Silence can be like the wind. You can feel it when it’s present and at times it goes by unnoticed. In Chaim Potok’s novel, The Chosen, silence is explored in characters and how it affects them. The character relationships used to show this symbol are between Reuven and David Malter, Danny and Reuven, and Reb Saunders and Danny. In The Chosen, silence can play the role of a teacher, a barrier, and a way of communication.
First, Reuven and Mr. Malter experience a silence in their relationship. When Mr. Malter refuses to explain to Reuven why Reb Saunders has raised Danny in silence, he imposes a silence with Reuven. While they usually have open communication, this creates a block between them. Towards the end of the novel, Mr. Malter says, “A father can bring up a child any way he wishes. . . What a price to pay for a soul.” (Potok, 244) Even though Mr. Malter doesn’t agree with Reb Saunders’ form of parenting, he understands it. With Reuven being unaware of the reason for silence, it creates a type of barrier between him and Mr. Malter.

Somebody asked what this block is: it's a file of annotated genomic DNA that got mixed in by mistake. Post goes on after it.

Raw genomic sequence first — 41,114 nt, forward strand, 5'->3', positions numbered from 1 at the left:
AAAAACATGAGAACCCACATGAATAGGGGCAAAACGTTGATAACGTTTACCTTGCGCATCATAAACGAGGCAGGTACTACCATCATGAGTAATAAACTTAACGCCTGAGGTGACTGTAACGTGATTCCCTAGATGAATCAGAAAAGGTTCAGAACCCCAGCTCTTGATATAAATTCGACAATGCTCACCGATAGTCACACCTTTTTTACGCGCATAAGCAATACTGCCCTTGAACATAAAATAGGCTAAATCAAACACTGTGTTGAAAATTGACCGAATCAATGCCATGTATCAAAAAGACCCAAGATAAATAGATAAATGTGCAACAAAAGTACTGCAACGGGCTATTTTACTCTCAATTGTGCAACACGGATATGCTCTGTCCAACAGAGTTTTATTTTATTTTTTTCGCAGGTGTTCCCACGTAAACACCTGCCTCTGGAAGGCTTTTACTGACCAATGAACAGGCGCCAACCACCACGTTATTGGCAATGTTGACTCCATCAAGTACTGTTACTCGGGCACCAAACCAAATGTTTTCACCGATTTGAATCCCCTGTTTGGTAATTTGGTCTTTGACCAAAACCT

A silence is also created between Danny and Reuven. Because of the anti-Zionist views that Reb Saunders has, he forbids Danny to talk to Reuven, causing a silence that lasts for two years. However, despite not being able to speak, they find a way to communicate with looks and touches. Reuven explains it this way, “The look on Danny’s face . . . helped a little . . . he brushed up against me and managed to touch my hand for a second. His touch and his eyes spoke the words that his lips couldn’t.” (Potok, 228) The silence forced between Danny and Reuven creates a barrier, but they are still able to find a way to communicate.
Lastly, Reb Saunders raises Danny with silence most of his life. Reb Saunders raises Danny this way partly because it’s how he was raised, and it’s the only way he knew how. Also, because Danny is being trained to become a rabbi, Reb Saunders needed to teach his son compassion for others. Reb...